DLR => Dynamic Language Runtime

Microsoft has unveiled a new Dynamic Language Runtime (DLR) layer for the .NET development platform. Designed to simplify the process of bringing support for additional dynamic languages to .NET, the Dynamic Language Runtime is largely based on lessons learned from developing IronPython, an implementation of the Python programming language that runs on .NET’s Common Language Runtime (CLR).

Microsoft developers have already been able to build implementations of Python, Ruby, Javascript, and Visual Basic that can run on the DLR, and the company hopes that releasing the DLR infrastructure under a highly-permissive BSD-style Shared Source license will entice independent developers to add support for other languages as well. Since the DLR acts as a layer on top of the CLR, dynamic languages that leverage the DLR will have full access to .NET programming libraries written in other languages like C#.

Dynamic languages, which have more flexible type systems than static languages, are generally more conducive to rapid development. Two examples are Ruby and Python, both of which are widely used for web application development. Ruby and Python are also very easy to learn and ideal for scripting and application prototyping. By incorporating dynamic language support into the .NET platform in a way that elegantly facilitates mixed-language projects, Microsoft is making it possible for developers to choose the right language for any given task without having to sacrifice library support.

Run-time performance has been a key consideration throughout the course of DLR development. IronPython already provides better run-time performance than the conventional C-based Python implementation in some contexts, and, in an interview with eWeek, Microsoft developer Jim Hugunin claimed that the eventual goal for IronPython is to achieve performance that is “at least two times faster than the native C-based implementation.”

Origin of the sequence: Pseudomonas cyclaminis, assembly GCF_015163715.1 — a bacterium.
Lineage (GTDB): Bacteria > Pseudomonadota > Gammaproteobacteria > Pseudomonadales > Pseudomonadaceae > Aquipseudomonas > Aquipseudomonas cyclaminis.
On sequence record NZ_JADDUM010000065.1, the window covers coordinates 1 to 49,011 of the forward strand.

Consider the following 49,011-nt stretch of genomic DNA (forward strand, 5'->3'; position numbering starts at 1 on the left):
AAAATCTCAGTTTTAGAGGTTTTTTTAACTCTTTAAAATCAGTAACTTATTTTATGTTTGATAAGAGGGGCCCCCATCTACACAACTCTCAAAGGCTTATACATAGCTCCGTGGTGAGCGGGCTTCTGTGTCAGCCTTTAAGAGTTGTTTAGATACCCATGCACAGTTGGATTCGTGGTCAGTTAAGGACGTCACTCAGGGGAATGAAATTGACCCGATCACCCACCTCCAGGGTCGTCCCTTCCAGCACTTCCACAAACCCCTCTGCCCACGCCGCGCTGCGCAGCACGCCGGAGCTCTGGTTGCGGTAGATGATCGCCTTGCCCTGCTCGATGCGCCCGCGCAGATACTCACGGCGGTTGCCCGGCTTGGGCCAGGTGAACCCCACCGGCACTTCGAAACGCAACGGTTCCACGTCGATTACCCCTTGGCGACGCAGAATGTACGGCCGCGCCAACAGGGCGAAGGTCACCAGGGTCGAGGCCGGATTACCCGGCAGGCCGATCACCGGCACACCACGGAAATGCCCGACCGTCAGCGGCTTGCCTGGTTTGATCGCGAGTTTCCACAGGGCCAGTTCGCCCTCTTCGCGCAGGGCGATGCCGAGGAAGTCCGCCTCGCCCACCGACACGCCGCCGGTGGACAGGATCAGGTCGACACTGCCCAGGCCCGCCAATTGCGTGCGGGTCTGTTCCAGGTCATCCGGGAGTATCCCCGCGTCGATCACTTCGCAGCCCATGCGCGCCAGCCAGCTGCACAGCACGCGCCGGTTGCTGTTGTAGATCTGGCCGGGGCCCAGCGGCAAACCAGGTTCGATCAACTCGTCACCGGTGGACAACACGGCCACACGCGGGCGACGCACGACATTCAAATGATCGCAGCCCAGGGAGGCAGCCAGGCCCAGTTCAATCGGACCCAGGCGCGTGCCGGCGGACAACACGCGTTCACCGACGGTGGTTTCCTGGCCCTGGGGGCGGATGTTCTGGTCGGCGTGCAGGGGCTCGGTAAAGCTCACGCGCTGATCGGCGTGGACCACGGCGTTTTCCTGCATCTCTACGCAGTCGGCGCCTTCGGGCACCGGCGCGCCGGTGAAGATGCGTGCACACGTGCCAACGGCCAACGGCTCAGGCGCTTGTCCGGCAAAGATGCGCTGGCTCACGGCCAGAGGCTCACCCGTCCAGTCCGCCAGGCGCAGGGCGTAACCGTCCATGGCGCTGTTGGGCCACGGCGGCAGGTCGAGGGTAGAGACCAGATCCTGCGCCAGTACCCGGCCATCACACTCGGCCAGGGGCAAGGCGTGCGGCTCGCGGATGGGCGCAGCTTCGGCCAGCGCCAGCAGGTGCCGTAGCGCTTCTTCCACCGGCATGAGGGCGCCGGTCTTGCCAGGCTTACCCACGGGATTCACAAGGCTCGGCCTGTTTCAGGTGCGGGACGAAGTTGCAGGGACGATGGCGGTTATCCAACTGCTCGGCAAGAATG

1. The DLR requires the CLR. So this means that it only works with the Silverlight 1.1 Alpha that was released at MIX, and not the Silverlight 1.0 Beta.
  2. The source code for DLR, IronPython (and IronRuby when it is released) are being released under the Ms-PL. The Ms-PL is a BSD-style license.
  3. The DLR will also run on top of the desktop CLR V2.0, not just the Silverlight CLR. We have a generic hosting API that lets us retarget the DLR to run on top of arbitrary hosts. Silverlight is only one such host.
  4. The Silverlight 1.1 Alpha bits released at MIX include the DLR, IronPython and managed JScript.
  5. Silverlight lets you run compiled .NET code in the browser, not just Python and JScript code. Any assembly that has been compiled to target the Silverlight libraries should just work. So if you want to write code in C#, VB.NET or Boo to target Silverlight, knock yourself out.
  6. JScript implementation targets the ECMAScript 3.0 specification.
  7. implement four languages for the DLR: IronPython, IronRuby, JScript, and Visual Basic. As of this writing we are only releasing the source code for IronPython and IronRuby under the Ms-PL. We have not decided whether we will release the source code for either JScript or Visual Basic.
  8. Silverlight is targeted at browsers that run on the two most popular client operating systems: Windows and Mac OS X. Miguel de Icaza was quoted as saying that they will release a Mono+Linux implementation of Silverlight by the end of the year.
  9. Silverlight V1.1 will only target Intel Mac OS X machines.

Leave a Reply

Fill in your details below or click an icon to log in:

WordPress.com Logo

You are commenting using your WordPress.com account. Log Out /  Change )

Google+ photo

You are commenting using your Google+ account. Log Out /  Change )

Twitter picture

You are commenting using your Twitter account. Log Out /  Change )

Facebook photo

You are commenting using your Facebook account. Log Out /  Change )


Connecting to %s